I think everything great about Keanu Reeves can be traced back to his first starring role (well, not quite “starring”—he gets second billing to a wildly enjoyable and twitchy Crispin Glover) in 1986’s River’s Edge. Reeves plays Matt, a punk-ass teenager who hides a sensitive soul underneath his mumbly, inarticulate exterior. It’s essentially the ur-role that defined Reeve’s persona from which all his future roles would borrow. He’s anti-authoritarian, but still has a moral code. He slumps and shrugs his way through every scene with a stoned Californian drawl, but he’s also almost impossibly beautiful. When one member of their group of friends murders another, and then proceeds to brag about it, Matt is the first to, eventually, report the murder. This creates a schism that cuts through the group’s collective, uncertain silence, but Matt seems to be the only member of the group capable of seeing the humanity of the friend they lost. It’s a strange, sharp film, and other than being an intense examination of being young and disillusioned in the economic margins of a rapidly shifting culture, it also has one of the best insults ever hurled in a movie.


Gwen Ihnat

When you’re caught in a catastrophe wrought by the trappings of modern convenience—a stuck elevator, say, or handcuffed to a runaway rail train, or trapped on a bus that can’t go under 50 miles an hour—who better to lead you to safety than Keanu Reeves? His most excellent turn in 1991’s Point Break led to Reeves heading up his own action movie a few years later, and Speed remains one of the (dumb but fun) greats. Madman Howard Payne (Dennis Hopper) may have a master plan, but his careful machinations are no match for Jack Traven’s combo of unstoppable bravery and inherent cool. For situations as fucked-up as that Speed bus and its bundle of innocent passengers, Keanu’s Jack is the perfect foil to villain Howard’s criminal mastermind plotting; since Jack lacks Howard’s unhinged revenge-fueled emotionality, he is able to calmly and methodically figure out a successful plan (taking the bus to the airport, getting the passengers off), pulling off bravado stunts like climbing under a moving bus or felling the villain on top of a speeding train in the meantime. And Jack’s not going to leave until everyone else is safe, because, as he shrugs, he “didn’t have anywhere to be just then.” Reeves’ other action movies like The Matrix and John Wick turned into franchises, but you can see the beginnings of those successes in Speed, where he’s at his benevolent best. No wonder Speed 2: Cruise Control flopped without him.


Alex McLevy

As a 700-year-old man, my love for Keanu Reeves can always be easily traced back to the first role I ever saw him in, and which made me decide he was America’s—nay, the world’s—finest thespian: Ted “Theodore” Logan in Bill & Ted’s Excellent Adventure. I was probably 8 years old when I first saw the movie, and it burned into my brain with the force of a thousand suns, or a single riff of Wyld Stallyns’ planet-altering hard rock, those two things being roughly equivalent. Seeing the amiably dimwitted Ted “whoa” his way through history, goofing around with famous faces from the past, and air-guitaring with abandon in response to just about any positive development in his life, no matter how minuscule, left me with a severe case of thinking deeply unintelligent stoners (the movie never shows them getting high, but let’s get real, here) are just about the awesomest people around. Reeves’ dedication to capturing the Platonic ideal of the guy who sat behind you in junior-year Spanish class, reading comics and occasionally asking if he could “take a quick peeparoo at your tarea, amigo” captured my imagination. It led to endless replaying of the soundtrack, quickly purchased from Sam Goody, and repeated efforts to talk like Ted, much to the dismay of my parents. Keanu Reeves has done a lot of very cool stuff, but the blissfully low-watt bulb of his wannabe rocker remains my northern star to the map of his career.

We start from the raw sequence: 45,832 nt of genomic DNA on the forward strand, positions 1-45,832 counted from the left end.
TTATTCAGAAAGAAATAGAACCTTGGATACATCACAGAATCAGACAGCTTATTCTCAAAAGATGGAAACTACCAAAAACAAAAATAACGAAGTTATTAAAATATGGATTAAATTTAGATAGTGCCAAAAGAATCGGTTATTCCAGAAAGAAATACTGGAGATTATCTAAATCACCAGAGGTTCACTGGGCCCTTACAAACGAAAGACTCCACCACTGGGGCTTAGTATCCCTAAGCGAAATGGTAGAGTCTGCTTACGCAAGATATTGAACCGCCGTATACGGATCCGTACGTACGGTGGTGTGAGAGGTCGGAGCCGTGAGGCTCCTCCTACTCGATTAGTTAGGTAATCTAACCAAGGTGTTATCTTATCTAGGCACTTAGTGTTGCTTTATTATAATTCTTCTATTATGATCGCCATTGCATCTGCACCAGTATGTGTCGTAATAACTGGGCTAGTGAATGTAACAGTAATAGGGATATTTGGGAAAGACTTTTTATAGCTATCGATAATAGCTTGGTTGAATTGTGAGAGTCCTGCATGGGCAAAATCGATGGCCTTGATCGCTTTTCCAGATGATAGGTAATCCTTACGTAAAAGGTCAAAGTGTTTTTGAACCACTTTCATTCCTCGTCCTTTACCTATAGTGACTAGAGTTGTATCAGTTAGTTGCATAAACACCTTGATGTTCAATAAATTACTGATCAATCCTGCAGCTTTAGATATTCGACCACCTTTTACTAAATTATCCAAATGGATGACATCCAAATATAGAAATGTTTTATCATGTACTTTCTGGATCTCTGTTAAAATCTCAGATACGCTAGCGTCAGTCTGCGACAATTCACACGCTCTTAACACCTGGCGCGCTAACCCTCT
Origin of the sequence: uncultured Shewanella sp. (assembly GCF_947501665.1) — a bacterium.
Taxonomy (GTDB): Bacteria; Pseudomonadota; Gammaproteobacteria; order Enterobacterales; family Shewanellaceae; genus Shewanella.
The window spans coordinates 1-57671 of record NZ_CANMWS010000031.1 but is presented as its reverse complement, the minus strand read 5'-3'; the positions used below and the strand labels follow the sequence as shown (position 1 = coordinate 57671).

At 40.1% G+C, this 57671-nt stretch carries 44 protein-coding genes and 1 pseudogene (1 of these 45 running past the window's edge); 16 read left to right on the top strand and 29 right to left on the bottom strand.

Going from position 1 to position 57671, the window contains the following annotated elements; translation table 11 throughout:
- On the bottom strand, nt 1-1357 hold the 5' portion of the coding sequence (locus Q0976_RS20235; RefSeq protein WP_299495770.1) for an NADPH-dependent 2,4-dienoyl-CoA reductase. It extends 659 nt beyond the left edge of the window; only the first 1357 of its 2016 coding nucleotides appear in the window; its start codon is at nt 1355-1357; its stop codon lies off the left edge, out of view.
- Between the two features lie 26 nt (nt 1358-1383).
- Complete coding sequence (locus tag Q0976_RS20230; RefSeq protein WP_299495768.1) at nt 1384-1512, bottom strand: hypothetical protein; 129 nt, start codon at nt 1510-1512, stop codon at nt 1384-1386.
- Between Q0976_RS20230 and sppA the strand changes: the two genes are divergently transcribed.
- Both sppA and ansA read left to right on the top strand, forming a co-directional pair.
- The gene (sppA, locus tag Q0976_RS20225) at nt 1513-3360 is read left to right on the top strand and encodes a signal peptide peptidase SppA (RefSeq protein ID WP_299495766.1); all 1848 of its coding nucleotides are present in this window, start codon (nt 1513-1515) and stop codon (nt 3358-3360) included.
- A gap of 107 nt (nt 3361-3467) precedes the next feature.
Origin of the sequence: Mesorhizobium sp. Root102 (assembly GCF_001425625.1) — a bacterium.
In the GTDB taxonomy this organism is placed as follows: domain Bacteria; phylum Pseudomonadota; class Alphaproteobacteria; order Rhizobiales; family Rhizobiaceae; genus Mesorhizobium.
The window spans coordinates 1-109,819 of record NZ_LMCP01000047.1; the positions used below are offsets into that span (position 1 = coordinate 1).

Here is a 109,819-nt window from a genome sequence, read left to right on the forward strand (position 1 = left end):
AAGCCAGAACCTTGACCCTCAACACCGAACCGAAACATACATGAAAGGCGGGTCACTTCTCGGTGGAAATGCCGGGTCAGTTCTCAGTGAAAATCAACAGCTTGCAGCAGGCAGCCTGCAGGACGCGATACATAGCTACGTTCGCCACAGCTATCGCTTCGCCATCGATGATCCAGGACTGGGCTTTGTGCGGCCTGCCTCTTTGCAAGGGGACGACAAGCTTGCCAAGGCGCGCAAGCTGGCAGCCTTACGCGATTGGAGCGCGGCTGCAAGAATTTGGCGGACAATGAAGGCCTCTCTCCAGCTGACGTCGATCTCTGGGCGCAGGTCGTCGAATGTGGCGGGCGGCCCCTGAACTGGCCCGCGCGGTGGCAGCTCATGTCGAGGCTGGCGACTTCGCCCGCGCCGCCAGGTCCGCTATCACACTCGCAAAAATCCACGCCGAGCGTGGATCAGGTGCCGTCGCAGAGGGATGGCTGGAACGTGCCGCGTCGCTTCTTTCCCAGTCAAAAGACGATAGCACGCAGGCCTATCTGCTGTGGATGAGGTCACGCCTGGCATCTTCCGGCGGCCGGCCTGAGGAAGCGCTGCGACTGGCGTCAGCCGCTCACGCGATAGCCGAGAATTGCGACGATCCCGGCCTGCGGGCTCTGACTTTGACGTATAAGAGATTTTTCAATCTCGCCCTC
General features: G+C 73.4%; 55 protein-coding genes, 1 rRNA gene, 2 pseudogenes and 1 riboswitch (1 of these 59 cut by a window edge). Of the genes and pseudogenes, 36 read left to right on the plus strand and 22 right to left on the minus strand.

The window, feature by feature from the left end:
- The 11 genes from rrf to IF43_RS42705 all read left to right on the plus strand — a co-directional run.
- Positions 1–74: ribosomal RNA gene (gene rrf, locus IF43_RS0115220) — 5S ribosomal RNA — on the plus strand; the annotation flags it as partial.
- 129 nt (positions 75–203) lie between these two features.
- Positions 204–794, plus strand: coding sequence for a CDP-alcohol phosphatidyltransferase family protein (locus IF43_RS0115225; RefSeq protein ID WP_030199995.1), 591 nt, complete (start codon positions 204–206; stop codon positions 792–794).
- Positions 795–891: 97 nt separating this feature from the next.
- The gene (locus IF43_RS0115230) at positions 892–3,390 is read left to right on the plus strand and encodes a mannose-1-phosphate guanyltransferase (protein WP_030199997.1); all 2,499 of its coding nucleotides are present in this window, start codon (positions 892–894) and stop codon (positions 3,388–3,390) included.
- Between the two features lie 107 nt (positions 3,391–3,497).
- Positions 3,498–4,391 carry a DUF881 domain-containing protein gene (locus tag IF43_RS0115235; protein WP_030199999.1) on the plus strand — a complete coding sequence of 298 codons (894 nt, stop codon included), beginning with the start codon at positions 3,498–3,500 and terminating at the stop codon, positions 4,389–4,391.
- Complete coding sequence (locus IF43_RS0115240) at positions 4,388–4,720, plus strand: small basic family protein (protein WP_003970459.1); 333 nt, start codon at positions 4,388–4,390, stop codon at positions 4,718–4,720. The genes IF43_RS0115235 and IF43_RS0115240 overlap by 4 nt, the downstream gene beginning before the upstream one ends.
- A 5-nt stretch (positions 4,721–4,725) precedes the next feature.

Danette Chavez

I have not seen Toy Story 4 yet (aside from a couple of trailers), but I don’t need to see Toy Story 4 to know that Duke Caboom—the Canuck with all the luck!—is my new favorite Keanu Reeves character. At first glance, the braggadocios action figure doesn’t seem to have much in common with the rest of the roles that make up the actor’s oeuvre, but he’s actually been assembled from parts of other Keanu characters. He’s got Johnny Utah’s swagger, the misguided gallantry of Chevalier Danceny, the doubts of John Constantine. For the moment, Duke Caboom is a mystery, but I’ve no doubt he’ll learn the same lessons in humility and teamwork as Nelson Moss, Conor O’Neill, and Shane Falco. Reeves himself informs the character, who is also Canadian (“the most spectacular daredevil Canada has ever seen!,” in fact) and loves to ride motorcycles. All we need now is to see Duke Caboom eating a sandwich and co-authoring a book of shadows.